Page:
Merced County, California

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County of Merced
County
Merced Theatre.JPG San Luis Reservoir 1.jpg
UC Merced at night.jpg Boeing B-29 SuperfortressCAM.jpg
Images, from top down, left to right: The historic Merced Theatre, San Luis Reservoir, UC Merced, The B-29A Super Fortress exhibit at the Castle Air Museum in Atwater
Official seal of County of Merced
Seal
Location in the state of California
Location in the state of California
California's location in the United States
California's location in the United States
Country  United States
State  California
Region San Joaquin Valley
Incorporated 1855
County seat Merced
Area
 • Total 1,971.87 sq mi (5,107.1 km2)
 • Land 1,928.69 sq mi (4,995.3 km2)
 • Water 43.18 sq mi (111.8 km2)
Population (2010)
 • Total 255,793
 • Density 130/sq mi (50/km2)
Time zone Pacific Standard Time (UTC-8)
 • Summer (DST) Pacific Daylight Time (UTC-7)
Website co.merced.ca.us

Merced County (/mərˈsɛd/ mər-SED), is a county located in the Central Valley of the U.S. state of California, north of Fresno and southeast of San Jose. As of the 2010 census, the population was 255,793, up from 210,554 at the 2000 census. The county seat is Merced. The county is named after the Merced River.

History[edit]

The county derives its name from the Merced River, or El Río de Nuestra Señora de la Merced (River of Our Lady of Mercy); named in 1806 by an expedition, headed by Gabriel Moraga, which came upon it at the end of a hot dusty ride.

Between 1841 and 1844, during the era when California was a province of independent Mexico, four Mexican grants were made in what became Merced County: Orestimba, Panoche de San Juan y Los Carrisalitos, San Luis Gonzaga and Sanjon de Santa Rita

Merced County was formed in 1855 from parts of Mariposa County. Parts of its territory were given to Fresno County in 1856.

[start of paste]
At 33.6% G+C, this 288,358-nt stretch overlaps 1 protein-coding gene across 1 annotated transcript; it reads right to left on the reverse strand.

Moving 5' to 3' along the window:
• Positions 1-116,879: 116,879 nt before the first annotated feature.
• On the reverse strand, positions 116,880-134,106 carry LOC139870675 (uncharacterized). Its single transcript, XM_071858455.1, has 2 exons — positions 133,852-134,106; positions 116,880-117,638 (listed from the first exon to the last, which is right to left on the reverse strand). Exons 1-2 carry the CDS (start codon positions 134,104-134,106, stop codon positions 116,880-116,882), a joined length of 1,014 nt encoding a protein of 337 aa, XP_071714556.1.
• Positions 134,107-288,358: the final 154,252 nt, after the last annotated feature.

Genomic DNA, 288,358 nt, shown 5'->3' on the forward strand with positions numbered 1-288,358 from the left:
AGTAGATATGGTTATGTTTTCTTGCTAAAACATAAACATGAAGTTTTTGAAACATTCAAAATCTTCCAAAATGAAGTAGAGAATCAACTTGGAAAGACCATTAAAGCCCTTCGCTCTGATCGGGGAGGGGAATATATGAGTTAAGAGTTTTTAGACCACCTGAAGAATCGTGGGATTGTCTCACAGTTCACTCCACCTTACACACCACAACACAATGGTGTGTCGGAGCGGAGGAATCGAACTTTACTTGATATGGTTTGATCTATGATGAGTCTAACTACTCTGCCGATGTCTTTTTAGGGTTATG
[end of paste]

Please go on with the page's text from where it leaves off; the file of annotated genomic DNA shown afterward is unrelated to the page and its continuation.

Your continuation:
On February 14, 2014, President Barack Obama met with area farmer Joe Del Bosque and his wife Maria, to see his fallow fields due to an extreme drought in California. Del Bosque is among many farmers who rely on Federal Water and most likely will experience an unprecedented zero water delivery this year from the Central Valley Project. (Patrick Cavanaugh)

Geography[edit]

According to the 2000 census, the county has a total area of 1,971.87 square miles (5,107.1 km2), of which 1,928.69 square miles (4,995.3 km2) (or 97.81%) is land and 43.18 square miles (111.8 km2) (or 2.19%) is water.[1]

Cities and towns[edit]

Cities over 10,000 population[edit]

Incorporated cities under 10,000 population[edit]

Unincorporated communities[edit]

Adjacent counties[edit]

National protected areas[edit]

Transportation infrastructure[edit]

Major highways[edit]

Public transportation[edit]

Airports[edit]

Merced Regional Airport, located two miles (3 km) southwest of downtown Merced, provides passenger air service. General aviation airports in the county include Castle Airport, Gustine Airport, and Los Banos Municipal Airport.

Crime[edit]

The following table includes the number of incidents reported and the rate per 1,000 persons for each type of offense.